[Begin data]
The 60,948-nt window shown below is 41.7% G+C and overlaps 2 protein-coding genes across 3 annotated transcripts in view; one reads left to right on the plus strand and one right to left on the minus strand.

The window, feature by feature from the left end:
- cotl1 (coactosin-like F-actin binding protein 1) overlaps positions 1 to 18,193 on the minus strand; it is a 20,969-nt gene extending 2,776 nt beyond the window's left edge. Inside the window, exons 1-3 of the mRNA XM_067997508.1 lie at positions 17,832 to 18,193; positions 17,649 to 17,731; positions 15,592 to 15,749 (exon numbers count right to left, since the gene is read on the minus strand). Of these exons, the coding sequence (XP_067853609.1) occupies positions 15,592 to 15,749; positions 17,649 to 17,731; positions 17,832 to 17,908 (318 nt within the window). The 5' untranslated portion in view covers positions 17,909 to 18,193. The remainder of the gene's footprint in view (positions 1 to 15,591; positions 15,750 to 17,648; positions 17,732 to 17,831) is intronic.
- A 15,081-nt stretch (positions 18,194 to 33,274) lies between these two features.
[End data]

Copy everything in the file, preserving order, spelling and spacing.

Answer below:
The 60,948-nt window shown below is 41.7% G+C and overlaps 2 protein-coding genes across 3 annotated transcripts in view; one reads left to right on the plus strand and one right to left on the minus strand.

The window, feature by feature from the left end:
- cotl1 (coactosin-like F-actin binding protein 1) overlaps positions 1 to 18,193 on the minus strand; it is a 20,969-nt gene extending 2,776 nt beyond the window's left edge. Inside the window, exons 1-3 of the mRNA XM_067997508.1 lie at positions 17,832 to 18,193; positions 17,649 to 17,731; positions 15,592 to 15,749 (exon numbers count right to left, since the gene is read on the minus strand). Of these exons, the coding sequence (XP_067853609.1) occupies positions 15,592 to 15,749; positions 17,649 to 17,731; positions 17,832 to 17,908 (318 nt within the window). The 5' untranslated portion in view covers positions 17,909 to 18,193. The remainder of the gene's footprint in view (positions 1 to 15,591; positions 15,750 to 17,648; positions 17,732 to 17,831) is intronic.
- A 15,081-nt stretch (positions 18,194 to 33,274) lies between these two features.